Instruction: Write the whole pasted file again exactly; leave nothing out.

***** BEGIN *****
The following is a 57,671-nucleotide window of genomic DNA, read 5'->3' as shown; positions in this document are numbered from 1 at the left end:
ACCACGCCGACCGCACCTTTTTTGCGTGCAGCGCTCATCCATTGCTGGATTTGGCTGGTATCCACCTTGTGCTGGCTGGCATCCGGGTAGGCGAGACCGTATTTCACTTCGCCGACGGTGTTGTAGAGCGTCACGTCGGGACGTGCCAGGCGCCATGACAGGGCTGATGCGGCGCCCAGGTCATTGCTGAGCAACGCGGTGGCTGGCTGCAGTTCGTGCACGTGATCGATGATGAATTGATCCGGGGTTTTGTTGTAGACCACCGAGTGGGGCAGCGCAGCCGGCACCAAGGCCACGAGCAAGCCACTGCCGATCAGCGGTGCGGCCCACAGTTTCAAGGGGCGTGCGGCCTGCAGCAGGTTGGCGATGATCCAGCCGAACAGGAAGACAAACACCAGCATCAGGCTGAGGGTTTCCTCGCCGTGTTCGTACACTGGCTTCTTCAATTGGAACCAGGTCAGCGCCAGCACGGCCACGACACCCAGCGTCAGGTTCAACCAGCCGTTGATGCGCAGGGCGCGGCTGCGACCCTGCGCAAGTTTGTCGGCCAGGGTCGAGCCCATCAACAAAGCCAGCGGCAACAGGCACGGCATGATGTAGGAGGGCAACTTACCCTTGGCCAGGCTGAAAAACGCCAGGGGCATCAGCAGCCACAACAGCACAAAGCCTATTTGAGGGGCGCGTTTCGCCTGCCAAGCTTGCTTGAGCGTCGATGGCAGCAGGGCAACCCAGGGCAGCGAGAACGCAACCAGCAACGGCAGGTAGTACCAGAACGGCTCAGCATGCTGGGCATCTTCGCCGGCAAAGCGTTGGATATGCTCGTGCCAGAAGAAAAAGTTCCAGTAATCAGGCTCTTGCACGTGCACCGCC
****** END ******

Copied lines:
The following is a 57,671-nucleotide window of genomic DNA, read 5'->3' as shown; positions in this document are numbered from 1 at the left end:
ACCACGCCGACCGCACCTTTTTTGCGTGCAGCGCTCATCCATTGCTGGATTTGGCTGGTATCCACCTTGTGCTGGCTGGCATCCGGGTAGGCGAGACCGTATTTCACTTCGCCGACGGTGTTGTAGAGCGTCACGTCGGGACGTGCCAGGCGCCATGACAGGGCTGATGCGGCGCCCAGGTCATTGCTGAGCAACGCGGTGGCTGGCTGCAGTTCGTGCACGTGATCGATGATGAATTGATCCGGGGTTTTGTTGTAGACCACCGAGTGGGGCAGCGCAGCCGGCACCAAGGCCACGAGCAAGCCACTGCCGATCAGCGGTGCGGCCCACAGTTTCAAGGGGCGTGCGGCCTGCAGCAGGTTGGCGATGATCCAGCCGAACAGGAAGACAAACACCAGCATCAGGCTGAGGGTTTCCTCGCCGTGTTCGTACACTGGCTTCTTCAATTGGAACCAGGTCAGCGCCAGCACGGCCACGACACCCAGCGTCAGGTTCAACCAGCCGTTGATGCGCAGGGCGCGGCTGCGACCCTGCGCAAGTTTGTCGGCCAGGGTCGAGCCCATCAACAAAGCCAGCGGCAACAGGCACGGCATGATGTAGGAGGGCAACTTACCCTTGGCCAGGCTGAAAAACGCCAGGGGCATCAGCAGCCACAACAGCACAAAGCCTATTTGAGGGGCGCGTTTCGCCTGCCAAGCTTGCTTGAGCGTCGATGGCAGCAGGGCAACCCAGGGCAGCGAGAACGCAACCAGCAACGGCAGGTAGTACCAGAACGGCTCAGCATGCTGGGCATCTTCGCCGGCAAAGCGTTGGATATGCTCGTGCCAGAAGAAAAAGTTCCAGTAATCAGGCTCTTGCACGTGCACCGCC